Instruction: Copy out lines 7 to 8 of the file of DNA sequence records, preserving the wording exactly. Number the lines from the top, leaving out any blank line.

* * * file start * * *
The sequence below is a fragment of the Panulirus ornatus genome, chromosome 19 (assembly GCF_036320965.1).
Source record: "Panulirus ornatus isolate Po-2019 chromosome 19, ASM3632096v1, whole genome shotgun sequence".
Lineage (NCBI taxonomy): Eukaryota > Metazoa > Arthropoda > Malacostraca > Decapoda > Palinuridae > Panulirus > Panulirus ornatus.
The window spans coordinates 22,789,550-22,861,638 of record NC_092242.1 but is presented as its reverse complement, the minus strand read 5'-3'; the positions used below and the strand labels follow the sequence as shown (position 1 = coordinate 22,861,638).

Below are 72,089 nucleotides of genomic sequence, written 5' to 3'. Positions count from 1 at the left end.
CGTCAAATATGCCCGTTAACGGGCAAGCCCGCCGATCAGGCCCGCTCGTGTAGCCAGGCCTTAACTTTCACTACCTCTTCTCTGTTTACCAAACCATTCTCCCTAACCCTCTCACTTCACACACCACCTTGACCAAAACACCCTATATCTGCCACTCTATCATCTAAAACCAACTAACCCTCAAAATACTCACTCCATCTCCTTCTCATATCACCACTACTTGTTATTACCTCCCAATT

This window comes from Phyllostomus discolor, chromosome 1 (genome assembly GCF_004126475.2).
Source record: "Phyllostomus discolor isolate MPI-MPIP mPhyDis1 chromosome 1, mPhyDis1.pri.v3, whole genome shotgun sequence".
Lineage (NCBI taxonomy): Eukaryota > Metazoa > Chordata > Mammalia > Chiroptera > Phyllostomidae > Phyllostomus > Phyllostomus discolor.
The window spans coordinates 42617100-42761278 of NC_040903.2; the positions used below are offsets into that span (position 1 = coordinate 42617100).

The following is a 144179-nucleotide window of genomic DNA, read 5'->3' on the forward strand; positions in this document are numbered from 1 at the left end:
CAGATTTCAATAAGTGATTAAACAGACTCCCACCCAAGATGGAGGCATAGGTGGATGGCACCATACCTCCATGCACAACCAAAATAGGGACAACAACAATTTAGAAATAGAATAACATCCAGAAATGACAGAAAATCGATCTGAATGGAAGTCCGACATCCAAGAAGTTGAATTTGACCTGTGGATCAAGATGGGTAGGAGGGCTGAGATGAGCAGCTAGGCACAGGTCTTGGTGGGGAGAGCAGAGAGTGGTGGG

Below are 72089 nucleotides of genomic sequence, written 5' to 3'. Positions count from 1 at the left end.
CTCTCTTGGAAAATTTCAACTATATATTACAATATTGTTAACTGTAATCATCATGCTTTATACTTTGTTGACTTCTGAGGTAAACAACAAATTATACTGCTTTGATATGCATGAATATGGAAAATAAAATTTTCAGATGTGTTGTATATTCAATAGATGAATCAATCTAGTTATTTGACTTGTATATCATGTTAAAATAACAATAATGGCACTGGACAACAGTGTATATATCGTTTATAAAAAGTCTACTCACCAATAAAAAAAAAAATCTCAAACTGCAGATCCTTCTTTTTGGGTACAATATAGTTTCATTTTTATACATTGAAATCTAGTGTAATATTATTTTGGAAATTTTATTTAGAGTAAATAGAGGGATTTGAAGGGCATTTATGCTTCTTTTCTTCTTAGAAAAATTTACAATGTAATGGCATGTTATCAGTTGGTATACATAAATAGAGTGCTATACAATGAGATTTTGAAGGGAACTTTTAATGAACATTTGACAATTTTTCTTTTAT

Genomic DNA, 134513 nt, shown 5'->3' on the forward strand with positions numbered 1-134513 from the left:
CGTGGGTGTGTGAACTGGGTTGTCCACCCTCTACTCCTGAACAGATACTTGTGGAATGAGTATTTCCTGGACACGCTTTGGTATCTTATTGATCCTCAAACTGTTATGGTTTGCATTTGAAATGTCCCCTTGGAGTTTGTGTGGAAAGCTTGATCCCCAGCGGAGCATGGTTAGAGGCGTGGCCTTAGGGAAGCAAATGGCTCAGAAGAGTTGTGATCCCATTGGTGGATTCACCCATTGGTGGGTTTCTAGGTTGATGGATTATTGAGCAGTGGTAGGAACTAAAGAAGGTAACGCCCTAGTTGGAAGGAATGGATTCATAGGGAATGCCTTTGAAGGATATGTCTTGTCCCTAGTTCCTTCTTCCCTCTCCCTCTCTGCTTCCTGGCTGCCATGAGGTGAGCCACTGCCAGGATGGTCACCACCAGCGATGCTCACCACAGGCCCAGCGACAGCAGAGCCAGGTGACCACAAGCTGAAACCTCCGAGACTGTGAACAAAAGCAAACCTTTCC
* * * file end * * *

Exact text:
This window comes from Phyllostomus discolor, chromosome 1 (genome assembly GCF_004126475.2).
Source record: "Phyllostomus discolor isolate MPI-MPIP mPhyDis1 chromosome 1, mPhyDis1.pri.v3, whole genome shotgun sequence".